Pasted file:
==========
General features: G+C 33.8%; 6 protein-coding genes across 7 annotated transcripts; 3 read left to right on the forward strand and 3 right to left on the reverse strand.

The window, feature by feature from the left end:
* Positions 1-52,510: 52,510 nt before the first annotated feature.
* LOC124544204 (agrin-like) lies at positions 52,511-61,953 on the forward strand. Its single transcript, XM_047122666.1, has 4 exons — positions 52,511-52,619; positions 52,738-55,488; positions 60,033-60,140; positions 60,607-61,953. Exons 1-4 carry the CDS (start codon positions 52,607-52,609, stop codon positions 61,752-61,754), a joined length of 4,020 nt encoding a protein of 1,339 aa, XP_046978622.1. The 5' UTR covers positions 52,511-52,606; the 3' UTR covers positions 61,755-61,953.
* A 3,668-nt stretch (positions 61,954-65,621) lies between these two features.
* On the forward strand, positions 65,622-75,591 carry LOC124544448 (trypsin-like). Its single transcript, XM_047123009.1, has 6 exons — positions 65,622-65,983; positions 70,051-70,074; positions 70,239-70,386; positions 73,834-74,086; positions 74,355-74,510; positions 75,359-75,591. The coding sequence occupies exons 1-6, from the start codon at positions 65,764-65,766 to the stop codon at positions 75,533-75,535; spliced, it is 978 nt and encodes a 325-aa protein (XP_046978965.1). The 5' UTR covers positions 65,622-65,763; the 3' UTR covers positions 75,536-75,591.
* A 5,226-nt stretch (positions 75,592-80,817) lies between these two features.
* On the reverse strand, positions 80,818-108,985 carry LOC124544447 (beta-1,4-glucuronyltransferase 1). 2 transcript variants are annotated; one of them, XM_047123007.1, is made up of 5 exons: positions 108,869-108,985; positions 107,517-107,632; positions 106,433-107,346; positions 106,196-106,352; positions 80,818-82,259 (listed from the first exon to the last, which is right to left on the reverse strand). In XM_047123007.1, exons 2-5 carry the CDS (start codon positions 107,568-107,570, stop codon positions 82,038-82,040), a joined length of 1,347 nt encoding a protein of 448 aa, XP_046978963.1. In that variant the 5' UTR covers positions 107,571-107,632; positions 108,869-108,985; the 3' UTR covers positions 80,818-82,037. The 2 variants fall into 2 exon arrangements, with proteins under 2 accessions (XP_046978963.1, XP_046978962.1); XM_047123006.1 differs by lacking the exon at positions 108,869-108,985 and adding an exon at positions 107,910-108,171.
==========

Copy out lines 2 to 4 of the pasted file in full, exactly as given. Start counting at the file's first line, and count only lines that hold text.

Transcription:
The window, feature by feature from the left end:
* Positions 1-52,510: 52,510 nt before the first annotated feature.
* LOC124544204 (agrin-like) lies at positions 52,511-61,953 on the forward strand. Its single transcript, XM_047122666.1, has 4 exons — positions 52,511-52,619; positions 52,738-55,488; positions 60,033-60,140; positions 60,607-61,953. Exons 1-4 carry the CDS (start codon positions 52,607-52,609, stop codon positions 61,752-61,754), a joined length of 4,020 nt encoding a protein of 1,339 aa, XP_046978622.1. The 5' UTR covers positions 52,511-52,606; the 3' UTR covers positions 61,755-61,953.